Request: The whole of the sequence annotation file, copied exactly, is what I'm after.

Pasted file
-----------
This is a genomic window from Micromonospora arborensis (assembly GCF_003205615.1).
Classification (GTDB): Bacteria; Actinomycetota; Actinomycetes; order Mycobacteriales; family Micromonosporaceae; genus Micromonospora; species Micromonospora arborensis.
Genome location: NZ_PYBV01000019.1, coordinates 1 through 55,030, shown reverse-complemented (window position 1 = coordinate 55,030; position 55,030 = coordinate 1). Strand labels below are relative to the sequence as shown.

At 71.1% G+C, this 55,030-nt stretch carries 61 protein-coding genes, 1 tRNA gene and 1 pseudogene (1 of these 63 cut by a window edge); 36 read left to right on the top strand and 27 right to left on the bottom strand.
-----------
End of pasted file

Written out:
This is a genomic window from Micromonospora arborensis (assembly GCF_003205615.1).
Classification (GTDB): Bacteria; Actinomycetota; Actinomycetes; order Mycobacteriales; family Micromonosporaceae; genus Micromonospora; species Micromonospora arborensis.
Genome location: NZ_PYBV01000019.1, coordinates 1 through 55,030, shown reverse-complemented (window position 1 = coordinate 55,030; position 55,030 = coordinate 1). Strand labels below are relative to the sequence as shown.

At 71.1% G+C, this 55,030-nt stretch carries 61 protein-coding genes, 1 tRNA gene and 1 pseudogene (1 of these 63 cut by a window edge); 36 read left to right on the top strand and 27 right to left on the bottom strand.